Financial institutions use many technologies to fight crime, but much of the work comes too late, focusing on suspicious activity, like uncharacteristic charges or money transfers, after it happens.
Virginia Credit Union has software to do that kind of after-the-fact analysis, but CIO Chris Saneda says his company saw a chance to actually prevent theft. The credit union built an analytics system to stop fraudsters who, with a bit of personal information, can con call center workers.
“We’re trying to get in front of it before real fraud happens,” Saneda says. Virginia Credit Union, with 570 employees and an IT department of 38, earned a CIO 100 award this year for the project.
Using an agile approach, the fraud-risk-management team, a staff developer, and a contract developer started building the analytics system last year. They identified scenarios that could indicate fraud, based on input from the fraud-risk-management department and the contact center at the credit union, which has $2.5 billion in assets. The system, called Fraud-Fighter, starts working as soon as a call comes in to the contact center, using algorithms to analyze the interaction and historical information associated with the account.
Challenges arose in accessing some of the required data, Saneda says. First, the credit union did not have all the information in its warehouse at the project’s start. The team also had to forgo some information it wanted to gather from its online banking system—specifically IP addresses from recent logins. The vendor that hosts the online banking system couldn’t provide the data without additional development work.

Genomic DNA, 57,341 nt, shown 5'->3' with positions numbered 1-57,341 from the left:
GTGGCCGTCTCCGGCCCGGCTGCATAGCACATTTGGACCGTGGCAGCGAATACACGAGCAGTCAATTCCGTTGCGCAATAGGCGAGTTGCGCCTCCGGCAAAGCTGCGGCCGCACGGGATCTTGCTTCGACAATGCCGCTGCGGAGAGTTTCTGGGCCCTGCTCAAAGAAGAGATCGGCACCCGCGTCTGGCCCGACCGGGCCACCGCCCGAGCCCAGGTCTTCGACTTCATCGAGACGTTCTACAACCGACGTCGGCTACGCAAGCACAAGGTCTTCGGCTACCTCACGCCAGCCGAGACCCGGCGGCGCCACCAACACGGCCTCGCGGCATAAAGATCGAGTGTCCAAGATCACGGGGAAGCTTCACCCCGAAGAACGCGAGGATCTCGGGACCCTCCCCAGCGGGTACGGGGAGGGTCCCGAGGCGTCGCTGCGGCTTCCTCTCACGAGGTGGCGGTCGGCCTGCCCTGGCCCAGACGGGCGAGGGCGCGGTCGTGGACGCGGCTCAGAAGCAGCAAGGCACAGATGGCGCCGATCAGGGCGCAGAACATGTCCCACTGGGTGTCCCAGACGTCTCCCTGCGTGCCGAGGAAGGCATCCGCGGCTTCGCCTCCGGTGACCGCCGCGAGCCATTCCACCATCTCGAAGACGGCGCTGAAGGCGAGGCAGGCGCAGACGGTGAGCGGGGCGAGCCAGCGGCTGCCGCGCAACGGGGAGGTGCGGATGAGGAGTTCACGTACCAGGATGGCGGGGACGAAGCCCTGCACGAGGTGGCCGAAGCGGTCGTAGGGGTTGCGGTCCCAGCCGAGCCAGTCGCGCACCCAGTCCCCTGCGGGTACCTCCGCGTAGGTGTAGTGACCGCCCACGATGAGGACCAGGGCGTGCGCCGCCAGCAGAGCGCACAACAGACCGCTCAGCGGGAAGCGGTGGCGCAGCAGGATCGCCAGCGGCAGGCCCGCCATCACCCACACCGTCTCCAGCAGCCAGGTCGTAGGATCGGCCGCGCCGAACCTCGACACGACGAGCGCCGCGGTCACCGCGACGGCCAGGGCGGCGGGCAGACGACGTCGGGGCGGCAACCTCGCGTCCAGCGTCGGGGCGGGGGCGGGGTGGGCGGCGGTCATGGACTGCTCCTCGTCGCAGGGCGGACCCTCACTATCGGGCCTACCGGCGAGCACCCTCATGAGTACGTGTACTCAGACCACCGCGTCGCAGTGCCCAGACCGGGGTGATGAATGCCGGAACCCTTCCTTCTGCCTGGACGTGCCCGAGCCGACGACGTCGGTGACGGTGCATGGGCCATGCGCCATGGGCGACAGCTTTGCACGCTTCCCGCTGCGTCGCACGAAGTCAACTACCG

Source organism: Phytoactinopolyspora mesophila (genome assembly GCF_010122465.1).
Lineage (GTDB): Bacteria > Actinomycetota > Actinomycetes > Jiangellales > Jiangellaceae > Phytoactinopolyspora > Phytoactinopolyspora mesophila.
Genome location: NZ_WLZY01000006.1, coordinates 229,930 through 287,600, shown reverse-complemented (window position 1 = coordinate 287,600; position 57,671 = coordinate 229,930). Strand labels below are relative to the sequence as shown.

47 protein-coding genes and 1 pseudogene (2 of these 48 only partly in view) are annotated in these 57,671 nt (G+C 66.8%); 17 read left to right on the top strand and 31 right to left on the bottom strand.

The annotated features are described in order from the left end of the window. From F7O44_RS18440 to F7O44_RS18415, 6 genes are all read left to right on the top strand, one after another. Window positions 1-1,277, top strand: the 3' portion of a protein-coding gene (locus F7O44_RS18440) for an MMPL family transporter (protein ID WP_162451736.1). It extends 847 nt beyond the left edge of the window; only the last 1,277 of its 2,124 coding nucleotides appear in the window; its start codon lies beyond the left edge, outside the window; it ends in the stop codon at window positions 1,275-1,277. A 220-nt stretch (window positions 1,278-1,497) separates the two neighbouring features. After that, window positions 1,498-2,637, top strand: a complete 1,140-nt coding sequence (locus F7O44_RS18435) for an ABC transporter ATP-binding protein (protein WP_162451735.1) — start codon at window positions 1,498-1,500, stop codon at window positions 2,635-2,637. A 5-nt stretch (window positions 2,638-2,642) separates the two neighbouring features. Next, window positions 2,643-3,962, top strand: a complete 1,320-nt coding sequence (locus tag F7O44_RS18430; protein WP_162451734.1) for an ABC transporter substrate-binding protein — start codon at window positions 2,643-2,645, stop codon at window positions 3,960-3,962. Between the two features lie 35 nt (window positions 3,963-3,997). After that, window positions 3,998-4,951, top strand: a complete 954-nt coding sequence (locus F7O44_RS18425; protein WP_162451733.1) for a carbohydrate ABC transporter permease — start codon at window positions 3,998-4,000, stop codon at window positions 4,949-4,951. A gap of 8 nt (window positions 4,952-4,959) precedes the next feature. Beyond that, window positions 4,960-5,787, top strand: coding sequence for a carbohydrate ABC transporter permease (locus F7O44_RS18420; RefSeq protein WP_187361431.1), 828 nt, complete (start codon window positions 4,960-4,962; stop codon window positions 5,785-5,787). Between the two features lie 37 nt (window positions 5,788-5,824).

Saneda declined to disclose details about which elements of a customer interaction would raise red flags; he doesn’t want to educate potential criminals. But, he says, general tip-offs include uncharacteristic online activity followed by requests for address changes or multiple calls to the contact center in quick succession. If these or other warning signs show up, the system provides a yellow or red alert to the call handler. The software also suggests steps employees can take, such as calling a manager or invoking additional authentication procedures.
4 Fishy Cases
In the first three months after Fraud-Fighter launched last September, the system flagged four cases of potential fraud, where someone who hadn’t been authorized by the real account holder contacted the credit union.
The system alerted front-line staff to take extra precautions to authenticate each caller’s identity. Each time, the caller failed increased authentication tests and the transaction was halted. Fraud-Fighter recouped what it cost to build in those first three months, Saneda says.
Tim Phillipps, a global consultant at Deloitte Analytics, says many call centers improve customer service and increase sales through analytics, but he hasn’t seen many companies adopt analytics to fight fraud. “It’s a really interesting way to combat an age-old problem,” he says. “I’d be surprised if this doesn’t become more common.”
Virginia Credit Union plans to make the system more sophisticated to keep up with evolving social engineering and fraud tactics, Saneda says. He sees Fraud-Fighter as a tool to protect his company’s 235,000 credit union members “from monetary loss and endless personal grief.”